After Dorothy Collins had assembled a posthumous Chesterton book consisting of previously uncollected essays from his Illustrated London News columns, she did the same thing with his earlier columns from the Daily News. The result was Lunacy and Letters. (But because Dorothy’s filing system perhaps left something to be desired, two of the essays in this collection were not from the Daily News, but were from the Illustrated London News). The intent was to create another book like Tremendous Trifles, the essays being from the same time period for the same publication, having the same tone, with Chesterton’s novel approach to a broad range of topics. More of these books had been planned during Chesterton’s lifetime, since the essays were already written, but both he and his secretary were too busy to get the collections put together. This one was worth the wait.
Though Lunacy and Letters has never been as popular as Tremendous Trifles, it is every bit as good, and it is one of my personal favorites. Perhaps the most interesting thing about it is that in reading it we get to watch another book being written: we see ideas and phrases introduced in these early essays that would later be repeated and developed in Orthodoxy.
It starts with the title essay of the book, which will be clearly reflected in “The Maniac.” The theme of sanity and lunacy is a theme throughout Chesterton’s books (The Poet and the Lunatics, The Outline of Sanity, etc.), and here Chesterton shows that madness is narrowness – as he would later describe it as “the clean, well-lit prison of one idea.” He makes a remarkable connection between madness and idolatry. Idolatry is also narrowness. The worship of the false god leads to madness, because the false god will always be less than the real God.
We then go on to get a glimpse of Elfland in an essay entitled “A Fairy Tale.” In another essay we foresee the Doctrine of Conditional Joy: “In Eden there was a maximum of liberty and a minimum of veto; but some veto is essential even to the enjoyment of liberty.”
We also have an early defense of tradition and the Democracy of the Dead: “The old literatures of the world, which are still unsurpassed in the matters of the mind and the heart; when they speak of the spiritual nature of man, speak with a wisdom and an authority which are still unsurpassed.”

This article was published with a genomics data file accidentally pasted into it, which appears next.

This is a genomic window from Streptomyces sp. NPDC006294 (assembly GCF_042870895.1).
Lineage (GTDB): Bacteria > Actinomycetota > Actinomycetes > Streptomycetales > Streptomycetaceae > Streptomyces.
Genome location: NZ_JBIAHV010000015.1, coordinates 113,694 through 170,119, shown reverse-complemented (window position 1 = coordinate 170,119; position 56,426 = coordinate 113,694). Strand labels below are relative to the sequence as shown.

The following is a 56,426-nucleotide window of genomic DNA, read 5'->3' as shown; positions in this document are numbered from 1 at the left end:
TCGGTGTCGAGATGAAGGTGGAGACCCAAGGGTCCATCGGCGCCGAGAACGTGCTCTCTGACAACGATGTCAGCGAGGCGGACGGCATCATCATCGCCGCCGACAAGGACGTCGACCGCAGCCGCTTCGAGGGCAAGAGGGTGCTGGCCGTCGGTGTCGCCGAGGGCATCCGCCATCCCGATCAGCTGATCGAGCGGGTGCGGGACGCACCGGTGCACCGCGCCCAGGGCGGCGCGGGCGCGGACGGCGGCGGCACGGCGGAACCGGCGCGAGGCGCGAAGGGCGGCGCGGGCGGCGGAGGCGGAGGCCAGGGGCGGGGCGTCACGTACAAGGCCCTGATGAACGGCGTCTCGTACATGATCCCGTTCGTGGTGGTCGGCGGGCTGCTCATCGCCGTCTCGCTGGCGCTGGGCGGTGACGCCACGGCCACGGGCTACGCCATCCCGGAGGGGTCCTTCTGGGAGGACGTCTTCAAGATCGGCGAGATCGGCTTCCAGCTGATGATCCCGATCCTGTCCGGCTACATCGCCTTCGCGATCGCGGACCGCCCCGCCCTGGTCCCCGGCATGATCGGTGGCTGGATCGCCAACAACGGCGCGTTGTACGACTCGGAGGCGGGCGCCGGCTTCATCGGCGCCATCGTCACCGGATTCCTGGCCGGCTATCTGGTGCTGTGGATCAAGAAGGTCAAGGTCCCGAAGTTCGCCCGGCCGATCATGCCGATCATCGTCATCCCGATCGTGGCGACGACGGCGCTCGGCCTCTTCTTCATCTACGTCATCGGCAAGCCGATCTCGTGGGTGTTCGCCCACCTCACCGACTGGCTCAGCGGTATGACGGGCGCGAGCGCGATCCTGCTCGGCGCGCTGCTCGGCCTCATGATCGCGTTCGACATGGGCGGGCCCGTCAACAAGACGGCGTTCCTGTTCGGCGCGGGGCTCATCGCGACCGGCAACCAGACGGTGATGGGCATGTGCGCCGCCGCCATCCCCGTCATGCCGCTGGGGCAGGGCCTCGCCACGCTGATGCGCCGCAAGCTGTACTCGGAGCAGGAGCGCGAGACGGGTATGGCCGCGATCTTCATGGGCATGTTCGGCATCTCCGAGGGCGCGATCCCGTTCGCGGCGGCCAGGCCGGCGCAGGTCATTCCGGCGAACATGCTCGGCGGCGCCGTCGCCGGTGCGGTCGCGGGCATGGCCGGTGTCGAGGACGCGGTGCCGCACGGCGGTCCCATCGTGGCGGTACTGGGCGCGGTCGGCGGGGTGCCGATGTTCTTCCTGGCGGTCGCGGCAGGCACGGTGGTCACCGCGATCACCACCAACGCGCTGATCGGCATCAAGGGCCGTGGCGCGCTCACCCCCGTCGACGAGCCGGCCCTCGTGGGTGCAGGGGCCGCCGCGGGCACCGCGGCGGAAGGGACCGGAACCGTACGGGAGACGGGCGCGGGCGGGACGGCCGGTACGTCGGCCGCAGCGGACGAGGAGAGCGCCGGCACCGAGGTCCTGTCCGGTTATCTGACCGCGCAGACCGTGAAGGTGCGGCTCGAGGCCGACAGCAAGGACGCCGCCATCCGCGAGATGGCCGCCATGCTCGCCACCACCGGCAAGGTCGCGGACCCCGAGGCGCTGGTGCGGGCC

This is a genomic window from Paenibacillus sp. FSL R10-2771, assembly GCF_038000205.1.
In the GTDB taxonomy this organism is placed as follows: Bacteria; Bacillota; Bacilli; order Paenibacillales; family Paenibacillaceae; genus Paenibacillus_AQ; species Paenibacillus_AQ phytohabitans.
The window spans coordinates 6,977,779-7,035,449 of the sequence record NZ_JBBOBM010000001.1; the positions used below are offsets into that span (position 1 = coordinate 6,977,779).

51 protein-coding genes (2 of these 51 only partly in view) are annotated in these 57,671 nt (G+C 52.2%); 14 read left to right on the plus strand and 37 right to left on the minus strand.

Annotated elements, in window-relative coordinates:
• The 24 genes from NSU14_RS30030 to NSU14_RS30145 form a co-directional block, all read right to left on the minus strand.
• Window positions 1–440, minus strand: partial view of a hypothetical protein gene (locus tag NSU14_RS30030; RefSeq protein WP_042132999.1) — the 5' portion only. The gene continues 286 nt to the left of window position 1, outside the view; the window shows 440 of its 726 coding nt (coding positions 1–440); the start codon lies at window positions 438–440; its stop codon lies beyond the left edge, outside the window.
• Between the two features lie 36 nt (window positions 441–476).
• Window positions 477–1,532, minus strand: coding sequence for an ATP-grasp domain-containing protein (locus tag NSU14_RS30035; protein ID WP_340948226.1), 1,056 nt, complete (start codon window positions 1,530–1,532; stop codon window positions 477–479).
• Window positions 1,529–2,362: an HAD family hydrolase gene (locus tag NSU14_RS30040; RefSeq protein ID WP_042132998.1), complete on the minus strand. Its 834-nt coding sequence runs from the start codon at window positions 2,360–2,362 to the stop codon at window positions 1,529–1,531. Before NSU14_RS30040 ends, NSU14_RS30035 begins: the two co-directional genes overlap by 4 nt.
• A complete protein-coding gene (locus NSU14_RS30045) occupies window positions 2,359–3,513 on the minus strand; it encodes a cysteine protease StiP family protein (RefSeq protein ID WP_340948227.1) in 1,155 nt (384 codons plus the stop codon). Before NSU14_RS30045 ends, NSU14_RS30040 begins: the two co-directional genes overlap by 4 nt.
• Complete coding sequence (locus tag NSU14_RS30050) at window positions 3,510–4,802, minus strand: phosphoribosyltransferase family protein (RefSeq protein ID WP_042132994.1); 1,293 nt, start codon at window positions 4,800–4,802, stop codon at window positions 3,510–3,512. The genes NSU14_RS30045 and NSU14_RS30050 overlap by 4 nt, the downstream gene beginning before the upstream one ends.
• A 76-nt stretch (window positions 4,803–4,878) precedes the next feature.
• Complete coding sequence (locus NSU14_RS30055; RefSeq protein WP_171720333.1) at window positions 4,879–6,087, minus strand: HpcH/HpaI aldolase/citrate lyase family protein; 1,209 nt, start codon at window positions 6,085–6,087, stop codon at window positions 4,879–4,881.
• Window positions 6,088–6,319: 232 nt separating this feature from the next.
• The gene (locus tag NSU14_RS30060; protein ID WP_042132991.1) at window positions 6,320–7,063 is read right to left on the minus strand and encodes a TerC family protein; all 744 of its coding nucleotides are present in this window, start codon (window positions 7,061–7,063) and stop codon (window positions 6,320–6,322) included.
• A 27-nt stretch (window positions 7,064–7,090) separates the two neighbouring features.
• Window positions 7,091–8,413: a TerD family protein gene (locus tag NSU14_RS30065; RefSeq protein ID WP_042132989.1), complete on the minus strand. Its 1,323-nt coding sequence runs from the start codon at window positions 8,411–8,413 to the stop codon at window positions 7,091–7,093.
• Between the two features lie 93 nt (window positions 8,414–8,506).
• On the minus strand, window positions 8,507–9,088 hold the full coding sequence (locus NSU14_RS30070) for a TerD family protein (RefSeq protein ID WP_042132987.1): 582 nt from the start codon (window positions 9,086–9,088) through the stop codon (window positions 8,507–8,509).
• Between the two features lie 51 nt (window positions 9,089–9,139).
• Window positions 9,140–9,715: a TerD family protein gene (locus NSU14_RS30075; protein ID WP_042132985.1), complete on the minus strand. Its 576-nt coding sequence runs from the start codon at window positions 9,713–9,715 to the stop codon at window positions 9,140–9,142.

We see Chesterton establishing himself as a champion of the common man and his frank distrust of the literary class to which he happens to belong: “I believe in the judgment of all uncultured people; but it is my misfortune that I am the only quite uncultured person in England who writes articles.”
And the exquisite concluding parable, “The Roots of the World,” foreshadows almost exactly the closing lines of “The Romance of Orthodoxy”: “For the enemies of religion cannot leave it alone. They laboriously attempt to smash religion. They cannot smash religion; but they do smash everything else.”
But besides laying the groundwork for Orthodoxy, Chesterton here gives us some of his incomparable insights into drama and dreams and death and dogs, art and laughter, history and heroes, and Shakespeare. In one four-star passage, he draws the distinction between the false romantic who likes the ruins of castles, and the true romantic who likes the ruins of cathedrals. The former likes medievalism “because it is now dead, not because it was once alive.” His pleasure in the poetic past is “as frivolous as a fancy-dress ball.”
For the castles only bear witness to ambitions, to ambitions that are dead; dead by being frustrated or dead by being fulfilled. But the cathedrals bear witness not to ambitions but to ideals; and to ideals that are still alive. They are more than alive, indeed they are immortal because they are ideals that no man has ever been able either to frustrate or to fulfill.
Also answered in this volume is the question, Did Chesterton ever have writer’s block? Did this incredibly prolific author ever go blank, unable to put a word on the page? The answer is no. It is, by the way, a ridiculous question. No one who had to write as much as Chesterton wrote could possibly afford the luxury of pausing and brooding about what to write. What we have here, however, is an example of Chesterton creating an essay out of absolutely nothing. It is a masterpiece of writing when the only thing to write about is that there is nothing to write about. He simply describes the impossible situation in which he has to write something. The situation is that he is in the process of moving from London to Beaconsfield. He is trying to write this article to meet a deadline, but the furniture around him is being hauled away piece by piece. There is soon no table to write on, and puts the paper on his knee. But then there is no chair to sit on, so he sits on the floor. The room is eventually empty, but the page somehow is full. And just as Chesterton is sad to leave his old home, but looking forward to his new one, we are sorry this story has come to an end, but we are excited to see what the next one will be.